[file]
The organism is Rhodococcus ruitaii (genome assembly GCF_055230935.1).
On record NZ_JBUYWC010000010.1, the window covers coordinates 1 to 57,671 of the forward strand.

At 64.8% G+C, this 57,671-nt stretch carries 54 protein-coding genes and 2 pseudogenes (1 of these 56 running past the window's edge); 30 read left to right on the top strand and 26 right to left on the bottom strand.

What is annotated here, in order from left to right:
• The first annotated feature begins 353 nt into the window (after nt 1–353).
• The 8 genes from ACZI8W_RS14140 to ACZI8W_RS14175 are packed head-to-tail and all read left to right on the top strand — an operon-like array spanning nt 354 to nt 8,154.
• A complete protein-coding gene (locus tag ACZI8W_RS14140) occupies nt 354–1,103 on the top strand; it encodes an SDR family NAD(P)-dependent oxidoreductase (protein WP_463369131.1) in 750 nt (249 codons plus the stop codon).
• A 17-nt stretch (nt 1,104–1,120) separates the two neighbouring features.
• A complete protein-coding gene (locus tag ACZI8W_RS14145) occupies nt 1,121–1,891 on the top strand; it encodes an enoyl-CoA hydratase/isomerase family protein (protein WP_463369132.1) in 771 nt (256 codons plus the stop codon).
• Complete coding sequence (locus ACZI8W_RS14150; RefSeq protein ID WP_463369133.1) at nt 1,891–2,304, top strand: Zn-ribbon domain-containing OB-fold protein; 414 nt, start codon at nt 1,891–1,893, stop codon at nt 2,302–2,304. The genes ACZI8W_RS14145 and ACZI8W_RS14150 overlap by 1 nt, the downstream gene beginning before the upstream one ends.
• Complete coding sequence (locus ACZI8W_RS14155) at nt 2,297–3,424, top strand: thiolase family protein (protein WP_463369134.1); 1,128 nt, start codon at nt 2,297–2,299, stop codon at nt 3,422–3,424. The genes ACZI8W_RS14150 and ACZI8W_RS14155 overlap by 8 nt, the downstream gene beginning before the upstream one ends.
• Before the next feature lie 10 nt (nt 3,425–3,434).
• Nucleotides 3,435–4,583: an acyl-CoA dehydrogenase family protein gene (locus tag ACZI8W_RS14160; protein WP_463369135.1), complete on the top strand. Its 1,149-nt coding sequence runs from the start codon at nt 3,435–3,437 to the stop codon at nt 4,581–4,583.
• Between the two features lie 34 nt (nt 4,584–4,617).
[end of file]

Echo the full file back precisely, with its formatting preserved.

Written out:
The organism is Rhodococcus ruitaii (genome assembly GCF_055230935.1).
On record NZ_JBUYWC010000010.1, the window covers coordinates 1 to 57,671 of the forward strand.

At 64.8% G+C, this 57,671-nt stretch carries 54 protein-coding genes and 2 pseudogenes (1 of these 56 running past the window's edge); 30 read left to right on the top strand and 26 right to left on the bottom strand.

What is annotated here, in order from left to right:
• The first annotated feature begins 353 nt into the window (after nt 1–353).
• The 8 genes from ACZI8W_RS14140 to ACZI8W_RS14175 are packed head-to-tail and all read left to right on the top strand — an operon-like array spanning nt 354 to nt 8,154.
• A complete protein-coding gene (locus tag ACZI8W_RS14140) occupies nt 354–1,103 on the top strand; it encodes an SDR family NAD(P)-dependent oxidoreductase (protein WP_463369131.1) in 750 nt (249 codons plus the stop codon).
• A 17-nt stretch (nt 1,104–1,120) separates the two neighbouring features.
• A complete protein-coding gene (locus tag ACZI8W_RS14145) occupies nt 1,121–1,891 on the top strand; it encodes an enoyl-CoA hydratase/isomerase family protein (protein WP_463369132.1) in 771 nt (256 codons plus the stop codon).
• Complete coding sequence (locus ACZI8W_RS14150; RefSeq protein ID WP_463369133.1) at nt 1,891–2,304, top strand: Zn-ribbon domain-containing OB-fold protein; 414 nt, start codon at nt 1,891–1,893, stop codon at nt 2,302–2,304. The genes ACZI8W_RS14145 and ACZI8W_RS14150 overlap by 1 nt, the downstream gene beginning before the upstream one ends.
• Complete coding sequence (locus ACZI8W_RS14155) at nt 2,297–3,424, top strand: thiolase family protein (protein WP_463369134.1); 1,128 nt, start codon at nt 2,297–2,299, stop codon at nt 3,422–3,424. The genes ACZI8W_RS14150 and ACZI8W_RS14155 overlap by 8 nt, the downstream gene beginning before the upstream one ends.
• Before the next feature lie 10 nt (nt 3,425–3,434).
• Nucleotides 3,435–4,583: an acyl-CoA dehydrogenase family protein gene (locus tag ACZI8W_RS14160; protein WP_463369135.1), complete on the top strand. Its 1,149-nt coding sequence runs from the start codon at nt 3,435–3,437 to the stop codon at nt 4,581–4,583.
• Between the two features lie 34 nt (nt 4,584–4,617).